Editor's Notes

Building with asbestos


Asbestos is nasty stuff. It's the scariest kind of environmental contaminant: you often can't see it, you can't smell it, you can't taste it, it hangs around for a while, and it's hard to get rid of. Asbestos fibers are tiny, invisible to the naked eye — and once they get in the air, they don't tend to settle quickly. A single fiber can take eight hours to fall six feet in utterly still air; with the wind blowing, the stuff can float around for days or weeks. If you inhale it, you don't typically notice, and there's no easy test for exposure. But it sticks around in your lungs forever and can cause cancer and other deadly diseases 10 or 20 years down the road.

At that point, of course, it's nearly impossible to prove exactly where and when you were exposed.

I learned all of this years ago when I was writing about asbestos contamination in the San Francisco public schools. For years the stuff was used as insulation (and as linings in automotive brake pads), and for good reason: it's essentially a rock that you can weave into something resembling cloth. And because it's a rock, it's tough and doesn't burn. Of course, when the insulation coverings get old, as they did in the schools, and the asbestos starts to leak out, you have a public health emergency of such major proportions that schools have to be shut down and lots of expensive, difficult remediation work done.

Now there's another asbestos story in San Francisco, and it's a more tricky one: Lennar Corp., which has the master redevelopment contract in Bayview–Hunters Point, has been digging up an area that's full of naturally occurring asbestos. The area badly needs economic development, so it's harsh to ban any type of construction there. And I think it's possible to build safely in the area — but it's complicated and expensive, and since there are residents (and schoolkids) nearby, there's zero margin for error. You have to be willing (or forced) to watch every whiff of dust, to monitor the air with sophisticated equipment — and to shut down work the moment it appears that the dust isn't being or can't be controlled.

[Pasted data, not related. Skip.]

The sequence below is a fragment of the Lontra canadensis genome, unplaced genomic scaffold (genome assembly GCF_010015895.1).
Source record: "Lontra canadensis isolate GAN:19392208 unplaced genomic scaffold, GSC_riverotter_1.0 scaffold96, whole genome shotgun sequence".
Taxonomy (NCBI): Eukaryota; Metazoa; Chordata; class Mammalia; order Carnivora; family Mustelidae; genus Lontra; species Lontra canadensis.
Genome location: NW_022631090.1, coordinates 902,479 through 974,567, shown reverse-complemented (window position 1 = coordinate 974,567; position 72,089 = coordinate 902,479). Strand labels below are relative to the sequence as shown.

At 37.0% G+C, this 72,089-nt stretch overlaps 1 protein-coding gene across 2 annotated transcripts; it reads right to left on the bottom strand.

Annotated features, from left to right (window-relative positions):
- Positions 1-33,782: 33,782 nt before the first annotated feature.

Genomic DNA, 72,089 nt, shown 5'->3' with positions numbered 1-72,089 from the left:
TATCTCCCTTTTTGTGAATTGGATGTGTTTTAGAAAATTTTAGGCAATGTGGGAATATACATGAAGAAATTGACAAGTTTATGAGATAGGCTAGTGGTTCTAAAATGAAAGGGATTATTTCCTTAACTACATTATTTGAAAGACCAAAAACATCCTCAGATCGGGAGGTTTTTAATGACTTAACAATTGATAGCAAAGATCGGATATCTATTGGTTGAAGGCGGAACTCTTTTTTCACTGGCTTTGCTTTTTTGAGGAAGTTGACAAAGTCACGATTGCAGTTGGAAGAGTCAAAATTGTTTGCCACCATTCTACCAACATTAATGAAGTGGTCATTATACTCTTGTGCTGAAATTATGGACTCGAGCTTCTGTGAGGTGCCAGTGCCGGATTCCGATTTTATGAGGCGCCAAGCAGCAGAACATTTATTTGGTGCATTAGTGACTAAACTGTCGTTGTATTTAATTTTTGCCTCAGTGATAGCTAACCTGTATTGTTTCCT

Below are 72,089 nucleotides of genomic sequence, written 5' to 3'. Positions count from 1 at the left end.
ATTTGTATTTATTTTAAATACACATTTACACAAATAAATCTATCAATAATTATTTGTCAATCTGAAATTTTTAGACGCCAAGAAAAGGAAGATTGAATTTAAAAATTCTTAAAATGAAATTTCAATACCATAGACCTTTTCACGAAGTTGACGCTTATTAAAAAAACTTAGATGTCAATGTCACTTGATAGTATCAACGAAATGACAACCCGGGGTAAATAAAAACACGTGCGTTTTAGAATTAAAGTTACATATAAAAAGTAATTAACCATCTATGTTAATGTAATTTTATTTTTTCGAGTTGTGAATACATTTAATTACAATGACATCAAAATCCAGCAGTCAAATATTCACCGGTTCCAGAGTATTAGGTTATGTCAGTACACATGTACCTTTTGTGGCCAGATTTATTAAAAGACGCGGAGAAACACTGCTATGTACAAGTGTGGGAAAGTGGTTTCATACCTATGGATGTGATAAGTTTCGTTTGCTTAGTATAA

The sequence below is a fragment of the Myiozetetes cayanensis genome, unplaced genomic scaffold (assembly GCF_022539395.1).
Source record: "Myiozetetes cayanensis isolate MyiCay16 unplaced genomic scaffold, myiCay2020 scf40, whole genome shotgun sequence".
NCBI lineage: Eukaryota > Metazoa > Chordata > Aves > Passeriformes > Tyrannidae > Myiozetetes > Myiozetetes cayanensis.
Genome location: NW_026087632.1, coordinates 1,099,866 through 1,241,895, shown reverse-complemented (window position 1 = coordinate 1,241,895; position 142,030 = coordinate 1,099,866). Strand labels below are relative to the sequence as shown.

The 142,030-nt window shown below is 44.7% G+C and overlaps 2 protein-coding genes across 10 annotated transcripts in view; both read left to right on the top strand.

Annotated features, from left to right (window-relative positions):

That doesn't mesh well with a financially troubled company that is trying desperately to avoid costly construction delays.

As Sarah Phelan reports on page 16, a Lennar manager who was threatening to shut down work because subcontractors weren't controlling asbestos-laden dust was fired and is now suing. The Bay Area Air Quality Management District is threatening multimillion-dollar fines. Yet Lennar is still complaining that any effort to shut down the site, even for short periods of time, would be unfair — because, the company says in a confidential memo, that would cost $40,000 a day.

This doesn't sound like a company that can be trusted — yet Mayor Gavin Newsom now wants to give the outfit even more public land. A measure headed for the June 2008 ballot would allow Lennar to develop thousands of homes at Candlestick Point — and possibly build a new stadium for the 49ers. The stadium deal is pure political bullshit; Newsom doesn't want to be accused of "losing" the local football team, so he'll toss whatever public cash he can scrape up in the Niners' direction. But the team wants to leave, the stadium does little for the neighborhood economy, and Lennar is going to keep cutting corners (and public safety) to improve its bottom line.

Sounds like a bad deal to me.

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